Microsoft CEO Satya Nadella is talking up the company’s cloud chops in artificial intelligence. Azure and Office 365 are chock-full of machine-learning features, he says.
Over the past few days, he’s appeared on stage in Dublin and London, preaching the gospel of AI and FPGAs. And now Microsoft’s donated Azure credits to a UK research consortium that specializes in data science.
But what does it all mean? In today’s IT Newspro, we learn deep.
What’s the story? Dan Worth says Satya urges all firms to consider their digital future:
Nadella said at an event in London on Thursday [that] the Azure platform is…fundamental to the future. … “Every customer is not just thinking about building or deploying one digital system. They themselves are digital companies.”
Nadella also repeated his oft-discussed ‘cloud first, mobile first’ ethos. … “When I talk about mobile first…I mean mobility of the human experience. … If one thing is clear it’s that we will have more computers in our lives in the future, not [fewer]. So the really pressing question is how the experience we have with these computers is going to take place.”
What else did he have to say? Here’s Matthew Finnegan, with Nadella points to machine learning as key battleground for cloud:
It is an area that is fast becoming the battleground for the big cloud providers. … Speaking at an event in London’s Canary Wharf financial district, Nadella [emphasized] the role of machine learning…in Azure…Dynamics and Office 365.
“Whenever you think about the infrastructure…you are always driven by the applications of the future.…What is going to be the core currency of the applications of the future? … It is going to be data and…the ability to reason over data to create intelligence. … And so we are building out our infrastructure to support that.”
Nadella…focused on how cloud, and…artificial intelligence will support the next wave of innovation for businesses. … It will be interesting to see the results as…businesses get to grips with the possibilities of machine learning.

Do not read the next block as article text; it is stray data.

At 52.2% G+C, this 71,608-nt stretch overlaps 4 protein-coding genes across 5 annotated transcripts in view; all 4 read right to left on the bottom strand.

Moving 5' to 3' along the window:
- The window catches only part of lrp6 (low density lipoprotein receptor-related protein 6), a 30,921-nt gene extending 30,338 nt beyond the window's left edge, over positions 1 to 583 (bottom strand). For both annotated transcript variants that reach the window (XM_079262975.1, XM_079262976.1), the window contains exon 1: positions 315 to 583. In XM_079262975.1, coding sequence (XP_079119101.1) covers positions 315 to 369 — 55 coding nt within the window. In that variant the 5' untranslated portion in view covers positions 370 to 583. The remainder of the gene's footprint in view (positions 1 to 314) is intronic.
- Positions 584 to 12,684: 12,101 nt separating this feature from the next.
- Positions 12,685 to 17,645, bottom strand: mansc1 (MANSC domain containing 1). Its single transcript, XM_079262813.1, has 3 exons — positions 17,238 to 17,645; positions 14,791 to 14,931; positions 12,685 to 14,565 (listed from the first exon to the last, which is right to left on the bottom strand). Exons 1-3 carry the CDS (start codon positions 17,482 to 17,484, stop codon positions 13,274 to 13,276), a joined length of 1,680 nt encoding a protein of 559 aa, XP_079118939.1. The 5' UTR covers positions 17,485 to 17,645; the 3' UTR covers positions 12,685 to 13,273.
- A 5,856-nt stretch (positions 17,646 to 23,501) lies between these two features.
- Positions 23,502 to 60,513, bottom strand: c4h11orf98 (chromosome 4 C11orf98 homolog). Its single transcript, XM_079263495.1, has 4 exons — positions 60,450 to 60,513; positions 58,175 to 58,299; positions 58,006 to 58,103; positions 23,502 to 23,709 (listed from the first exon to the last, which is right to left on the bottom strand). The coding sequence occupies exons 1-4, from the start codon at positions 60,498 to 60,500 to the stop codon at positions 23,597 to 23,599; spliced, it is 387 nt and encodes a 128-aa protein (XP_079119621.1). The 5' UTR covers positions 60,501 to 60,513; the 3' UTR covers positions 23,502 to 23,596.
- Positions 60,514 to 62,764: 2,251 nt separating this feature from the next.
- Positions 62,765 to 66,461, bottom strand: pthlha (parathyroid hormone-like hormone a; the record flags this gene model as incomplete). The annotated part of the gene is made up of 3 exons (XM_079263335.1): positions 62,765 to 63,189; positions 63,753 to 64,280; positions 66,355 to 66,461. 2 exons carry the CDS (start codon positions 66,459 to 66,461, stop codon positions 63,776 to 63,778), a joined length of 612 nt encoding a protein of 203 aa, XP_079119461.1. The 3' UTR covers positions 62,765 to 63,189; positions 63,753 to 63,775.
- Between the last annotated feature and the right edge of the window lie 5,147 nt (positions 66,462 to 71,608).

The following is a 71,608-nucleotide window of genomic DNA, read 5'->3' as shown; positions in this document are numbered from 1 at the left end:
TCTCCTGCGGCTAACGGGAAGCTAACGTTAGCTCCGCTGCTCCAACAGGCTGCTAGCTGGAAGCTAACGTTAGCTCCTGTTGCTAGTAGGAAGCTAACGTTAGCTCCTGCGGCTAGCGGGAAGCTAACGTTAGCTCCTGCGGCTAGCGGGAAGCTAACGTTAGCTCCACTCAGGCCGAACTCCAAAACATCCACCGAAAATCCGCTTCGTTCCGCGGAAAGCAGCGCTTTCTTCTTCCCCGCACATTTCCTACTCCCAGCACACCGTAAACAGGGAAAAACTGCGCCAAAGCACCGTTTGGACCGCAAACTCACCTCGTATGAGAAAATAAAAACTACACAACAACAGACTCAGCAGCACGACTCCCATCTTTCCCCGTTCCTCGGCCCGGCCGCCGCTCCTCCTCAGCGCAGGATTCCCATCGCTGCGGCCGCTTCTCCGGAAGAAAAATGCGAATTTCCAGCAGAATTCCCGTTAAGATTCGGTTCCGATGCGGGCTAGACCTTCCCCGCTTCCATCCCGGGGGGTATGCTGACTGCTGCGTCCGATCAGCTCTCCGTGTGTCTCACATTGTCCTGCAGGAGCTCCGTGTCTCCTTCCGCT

AI for plebs? This is Nick Heath’s take—Azure cloud platform will democratize machine learning:
[It] will see developers “fuse intelligence into everything they’re doing.” … Democratizing AI as Nadella calls it.
At the event…The Alan Turing Institute, a UK-based data-science research group, demonstrated what was possible. … Its computer vision system…can take a 2D video of a person speaking and transform them into a lip-synced 3D model in real-time. … Other work at the institute includes creating an automatic statistician using Bayesian statistics…and developing algorithms to recognize human actions from motion.
Every compute node of Azure…has FPGAs (Field Programmable Gate Arrays), which he said means developers can write neural network code…and “run it at the speed of silicon” — repeating his description of Azure as “the world’s first AI supercomputer.”
This is not a test. Microsoft’s Kenji Takeda is “excited”—Microsoft accelerates data science at The Alan Turing Institute:
The Turing is the UK’s national center for data science…a joint venture founded by [five] universities…and the UK Engineering and Physical Sciences Research Council. … Microsoft is excited to be empowering [the] Institute to achieve more by awarding $5 million in Microsoft Azure…credits.
$5 million? What for? Tom Jowitt Microsoft Donates Cloud Credit:
The thinking is that the…credit will allow the researchers to use [Azure for] activities such as data analytics, natural language processing, machine learning and data visualisation [spanning] financial services, mathematics, right through to engineering and smart cities. … The Alan Turing Institute is joint venture founded last year on the back of the [government] vow to make the UK the “technology centre of Europe”. The Institute is made up of more than 100 researchers.
Yes, but what’s it for? Alexander Sword parries and thrusts: [You’re fired -Ed.]
The Institute has four main missions: to establish the research foundations for data science, to translate this research into practical impacts, training future data scientists, and leading the public conversation on data science. … Microsoft’s donation of the services was announced by…Professor Andrew Blake, Director of the Alan Turing Institute…and Microsoft CEO Satya Nadella at the Transform conference in London. … Nadella [was] supported by a range of speakers including Ben Medlock, co-founder and CTO at SwiftKey.
What else did the good Professor have to say? Adam Shepherd guides the narrative on:
The Institute is entirely cloud-powered. “There’s something of the startup about us,” said [Prof.] Blake. “We don’t have a big machine room; we wanted to get up and running very quickly. … Azure cloud services will [let] our data scientists…prototype ideas with a fast turnaround of results,” Blake added.
“The Alan Turing Institute is a unique place where researchers…come together to push the boundaries of data science,” corporate vice president of Microsoft Research Jeannette M. Wing added. … This partnership with the Alan Turing Institute is a prime example of how Microsoft is investing in the global data-science research ecosystem.